🇨🇺 The Mystery of Santeria Voodoo

Diary Entry

We use the chance to guide us from César through this part of Havana, in which no other tourist gets lost. Havana lives here, the heart of Cuba beats here. It’s not elegant and colorful, prettied up for strangers with money. The streets are broken here. This is where the correct port and factories are located. This is the honest face of Cuba.

The musicians of the Buena Vista Social Club have found each other in one of these small houses, as there are many other such houses here, where simple people meet to make music, to dance and to forget their worries.

Juana-Maria has a house in Old Havana, the turbulent center, and he has one in Regla, the smallest of the city’s districts. We are invited into the houses and César orders a pizza for us by calling once across the street. His house is a building site. Juana-Maria tells me that César has lived like this for 18 years, but has already built 10 houses for other women during that time.

They both have children from other relationships, and most of them immigrated to Miami. It’s similar with the other Cubans we meet. We don’t know of anyone who has had an enduring relationship.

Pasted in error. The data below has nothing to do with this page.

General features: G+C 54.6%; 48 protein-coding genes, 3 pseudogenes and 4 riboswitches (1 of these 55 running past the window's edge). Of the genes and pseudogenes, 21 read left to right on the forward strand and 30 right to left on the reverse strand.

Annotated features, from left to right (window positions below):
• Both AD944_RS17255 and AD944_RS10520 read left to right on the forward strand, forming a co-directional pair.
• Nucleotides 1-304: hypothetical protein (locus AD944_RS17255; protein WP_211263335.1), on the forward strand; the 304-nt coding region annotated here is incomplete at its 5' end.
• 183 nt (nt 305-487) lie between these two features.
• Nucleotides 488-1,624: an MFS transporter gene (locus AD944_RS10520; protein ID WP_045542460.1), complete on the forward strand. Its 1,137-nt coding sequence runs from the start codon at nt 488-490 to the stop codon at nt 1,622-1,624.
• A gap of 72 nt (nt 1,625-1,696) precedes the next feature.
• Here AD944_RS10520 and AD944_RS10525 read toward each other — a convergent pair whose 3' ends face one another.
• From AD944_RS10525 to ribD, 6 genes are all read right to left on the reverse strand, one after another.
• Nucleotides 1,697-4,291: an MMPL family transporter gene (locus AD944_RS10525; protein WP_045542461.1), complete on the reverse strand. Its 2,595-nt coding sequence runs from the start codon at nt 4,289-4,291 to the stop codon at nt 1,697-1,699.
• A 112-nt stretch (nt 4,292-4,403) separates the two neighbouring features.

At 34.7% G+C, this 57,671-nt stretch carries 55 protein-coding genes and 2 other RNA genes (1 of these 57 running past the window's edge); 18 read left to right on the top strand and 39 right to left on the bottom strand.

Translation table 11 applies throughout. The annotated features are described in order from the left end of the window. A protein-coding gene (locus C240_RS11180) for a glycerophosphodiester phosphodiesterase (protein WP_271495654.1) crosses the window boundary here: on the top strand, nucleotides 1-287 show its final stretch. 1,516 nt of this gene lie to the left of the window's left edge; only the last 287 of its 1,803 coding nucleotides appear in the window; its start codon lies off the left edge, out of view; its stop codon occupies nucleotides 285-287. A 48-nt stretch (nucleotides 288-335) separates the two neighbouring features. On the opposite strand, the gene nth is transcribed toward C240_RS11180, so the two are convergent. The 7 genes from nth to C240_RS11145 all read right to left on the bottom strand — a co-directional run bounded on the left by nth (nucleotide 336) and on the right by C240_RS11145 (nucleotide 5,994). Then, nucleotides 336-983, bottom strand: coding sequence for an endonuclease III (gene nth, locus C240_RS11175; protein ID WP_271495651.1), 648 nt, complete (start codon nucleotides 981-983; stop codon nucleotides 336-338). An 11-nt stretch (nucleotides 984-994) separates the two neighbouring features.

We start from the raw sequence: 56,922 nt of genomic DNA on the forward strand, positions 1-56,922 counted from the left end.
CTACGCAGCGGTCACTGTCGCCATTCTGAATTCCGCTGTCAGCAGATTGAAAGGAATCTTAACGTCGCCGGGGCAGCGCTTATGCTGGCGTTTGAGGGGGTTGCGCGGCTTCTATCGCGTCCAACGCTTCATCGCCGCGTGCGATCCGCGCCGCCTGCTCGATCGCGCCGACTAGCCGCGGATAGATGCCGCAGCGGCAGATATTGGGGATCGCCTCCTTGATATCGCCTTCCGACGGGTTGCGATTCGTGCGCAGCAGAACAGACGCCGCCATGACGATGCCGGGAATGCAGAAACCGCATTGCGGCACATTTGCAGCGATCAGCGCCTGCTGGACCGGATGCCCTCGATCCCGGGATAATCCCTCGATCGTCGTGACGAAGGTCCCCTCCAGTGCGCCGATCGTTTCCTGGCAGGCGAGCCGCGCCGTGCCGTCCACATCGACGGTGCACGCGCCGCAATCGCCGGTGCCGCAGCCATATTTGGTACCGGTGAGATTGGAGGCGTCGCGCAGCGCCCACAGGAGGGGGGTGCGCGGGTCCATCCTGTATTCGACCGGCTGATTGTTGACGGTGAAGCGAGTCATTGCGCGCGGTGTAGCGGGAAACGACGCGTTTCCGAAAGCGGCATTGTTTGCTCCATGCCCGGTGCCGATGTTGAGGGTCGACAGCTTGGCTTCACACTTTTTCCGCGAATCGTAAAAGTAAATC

The Santeria is well represented in Cuba. This is a Cuban religion in which Christianity was mixed with African voodoo and behind the saints stand the traditional gods, to whom sacrifices are also traditionally made. The Madonna, depicted here as a black woman with a white child, is also venerated. In front of a church in Regla, two fat, colorfully dressed Santeria priestesses d

Juana-Maria thinks it’s great and pushes a few coins into the old man’s hand, who happily tear apart the lines in my hand. The see a joyfull live with lots of girls and one child, a son! The amazing thing is: now 6 years after the trip, when I publish this report on my website, I have to state that all predictions have come true precisely.

The last day has come. We drive with César to Tropicoco, a beach near Havana.

There we have a really good time in the warm azure water.

At lunchtime we are invited to the big farewell dinner at home with Juana-Maria, César and his sister. The women have a huge feast and César pours out a lot of rum, mojito and beer, so that we leave for the airport full of food and drunk. Of course, on the way back, the Lada’s exhaust breaks apart, but we still get there on time with a loud roar and the Cuban couple waves us afterwards until we have disappeared behind the passport controls …

We will forever remember Cuba and its people as absolutely chaotic and warm and hope to come back here soon to visit our friends.



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